I found the piece Why millennials are making memes about wanting to die by Deidre Olsen over at Salon to be a very worthwhile read. At first, I found the whole tide pod meme to be something so absurd that it was funny. The more I thought about it and the reaction it generated from those outside of what I call the Meme Economy, the more it dawned on me was that there was something unique yet oddly familiar with this whole thing.
Millennials — who were born and raised on the internet and produce and consume much of their culture there — have had our whole lives characterized by economic anxiety. We have a dismal economic outlook, the worst of any generation born since the Great Depression. And our own culture-making — this kind of nihilistic, cynical humor epitomized in memes like eating Tide Pods — is merely a reflection of our worldview. It is cathartic in a sense.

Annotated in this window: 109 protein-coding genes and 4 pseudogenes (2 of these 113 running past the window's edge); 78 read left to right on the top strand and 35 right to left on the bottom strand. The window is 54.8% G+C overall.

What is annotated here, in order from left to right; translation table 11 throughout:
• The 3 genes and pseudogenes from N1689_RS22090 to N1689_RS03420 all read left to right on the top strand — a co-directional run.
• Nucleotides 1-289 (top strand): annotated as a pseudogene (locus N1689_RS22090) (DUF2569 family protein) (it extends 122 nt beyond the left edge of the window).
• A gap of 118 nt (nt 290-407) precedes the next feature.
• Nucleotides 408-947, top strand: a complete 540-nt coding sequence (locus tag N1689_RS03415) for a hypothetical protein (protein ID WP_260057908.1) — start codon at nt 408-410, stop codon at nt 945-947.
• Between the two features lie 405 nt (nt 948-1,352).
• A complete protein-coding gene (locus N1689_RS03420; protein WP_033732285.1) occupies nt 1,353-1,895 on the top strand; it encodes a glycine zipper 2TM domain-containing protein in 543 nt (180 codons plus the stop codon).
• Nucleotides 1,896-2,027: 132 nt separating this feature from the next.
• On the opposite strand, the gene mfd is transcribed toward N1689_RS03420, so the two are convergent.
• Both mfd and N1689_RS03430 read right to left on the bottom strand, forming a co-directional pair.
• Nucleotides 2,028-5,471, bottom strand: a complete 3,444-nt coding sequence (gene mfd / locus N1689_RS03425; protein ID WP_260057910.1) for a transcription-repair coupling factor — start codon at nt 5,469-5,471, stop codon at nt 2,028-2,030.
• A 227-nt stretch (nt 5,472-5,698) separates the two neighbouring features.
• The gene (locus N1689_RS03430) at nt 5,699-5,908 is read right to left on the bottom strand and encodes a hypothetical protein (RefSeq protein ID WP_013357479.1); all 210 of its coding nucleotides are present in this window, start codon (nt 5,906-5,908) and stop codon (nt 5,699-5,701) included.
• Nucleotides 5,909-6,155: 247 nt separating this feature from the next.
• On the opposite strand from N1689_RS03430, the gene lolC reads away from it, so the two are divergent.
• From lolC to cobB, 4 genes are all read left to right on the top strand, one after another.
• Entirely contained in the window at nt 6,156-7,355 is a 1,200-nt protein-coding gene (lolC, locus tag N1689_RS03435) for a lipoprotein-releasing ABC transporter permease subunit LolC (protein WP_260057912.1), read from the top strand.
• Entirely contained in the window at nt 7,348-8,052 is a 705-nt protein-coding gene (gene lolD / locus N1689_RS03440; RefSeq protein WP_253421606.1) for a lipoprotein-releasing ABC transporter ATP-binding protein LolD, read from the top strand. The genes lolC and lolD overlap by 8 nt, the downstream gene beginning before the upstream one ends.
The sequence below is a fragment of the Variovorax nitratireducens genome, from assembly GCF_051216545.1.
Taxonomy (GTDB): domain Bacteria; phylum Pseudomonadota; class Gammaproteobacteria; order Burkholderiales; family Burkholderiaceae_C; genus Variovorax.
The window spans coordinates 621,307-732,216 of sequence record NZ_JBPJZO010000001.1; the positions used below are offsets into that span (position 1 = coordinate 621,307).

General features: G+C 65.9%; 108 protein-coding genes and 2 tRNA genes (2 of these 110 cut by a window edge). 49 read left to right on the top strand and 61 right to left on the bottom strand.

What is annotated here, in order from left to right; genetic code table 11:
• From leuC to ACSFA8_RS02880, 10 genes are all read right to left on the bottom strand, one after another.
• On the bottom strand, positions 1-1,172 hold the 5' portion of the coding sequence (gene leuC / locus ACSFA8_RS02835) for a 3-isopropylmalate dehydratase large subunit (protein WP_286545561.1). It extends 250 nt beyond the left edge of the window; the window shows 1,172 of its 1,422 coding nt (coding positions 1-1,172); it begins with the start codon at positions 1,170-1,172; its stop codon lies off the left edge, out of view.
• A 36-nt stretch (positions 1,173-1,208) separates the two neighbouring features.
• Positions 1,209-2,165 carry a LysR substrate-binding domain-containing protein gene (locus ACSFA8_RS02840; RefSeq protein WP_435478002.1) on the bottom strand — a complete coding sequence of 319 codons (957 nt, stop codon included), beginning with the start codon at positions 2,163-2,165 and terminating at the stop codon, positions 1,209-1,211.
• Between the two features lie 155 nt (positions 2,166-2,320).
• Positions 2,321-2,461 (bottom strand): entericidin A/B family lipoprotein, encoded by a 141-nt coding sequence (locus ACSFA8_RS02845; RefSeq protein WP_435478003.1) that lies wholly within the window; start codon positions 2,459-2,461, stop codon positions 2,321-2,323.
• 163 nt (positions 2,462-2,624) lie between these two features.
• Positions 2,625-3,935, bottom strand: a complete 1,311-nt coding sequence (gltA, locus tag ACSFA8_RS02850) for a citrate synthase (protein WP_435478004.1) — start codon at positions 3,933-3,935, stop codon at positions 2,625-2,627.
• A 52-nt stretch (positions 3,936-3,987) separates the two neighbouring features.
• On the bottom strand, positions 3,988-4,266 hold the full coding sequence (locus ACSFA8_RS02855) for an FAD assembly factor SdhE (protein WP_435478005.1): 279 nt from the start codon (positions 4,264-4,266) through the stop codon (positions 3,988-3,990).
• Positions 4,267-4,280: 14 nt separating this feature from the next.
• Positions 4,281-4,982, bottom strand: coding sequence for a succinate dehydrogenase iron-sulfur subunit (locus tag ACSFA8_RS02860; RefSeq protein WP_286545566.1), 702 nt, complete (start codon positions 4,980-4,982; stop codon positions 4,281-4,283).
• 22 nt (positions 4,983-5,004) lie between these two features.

I think it is important for all of us to remember, especially people like me who are stepping into that next big “getting older” bracket where you get a bit more disconnected from modern society, that there’s just gonna keep being more in our world that we don’t understand. Guess what? It’s not our job to understand everything. But guess what? If you want to understand something, you can do that. Just look back at what you came from.
The early 90’s rock movement was the reflection for my generation. For this generation, it is tide pods and memes. The two things are very different but when presented through the lens of the generation identifying the movement and outlook for the world it’s all connected. How does another generation see the world? How do they feel about the future? Look at their creativity and their art. Through creativity and art we can understand each other and work together to create a better world.
By the way: read up on Meme Librarian Amanda Brennan.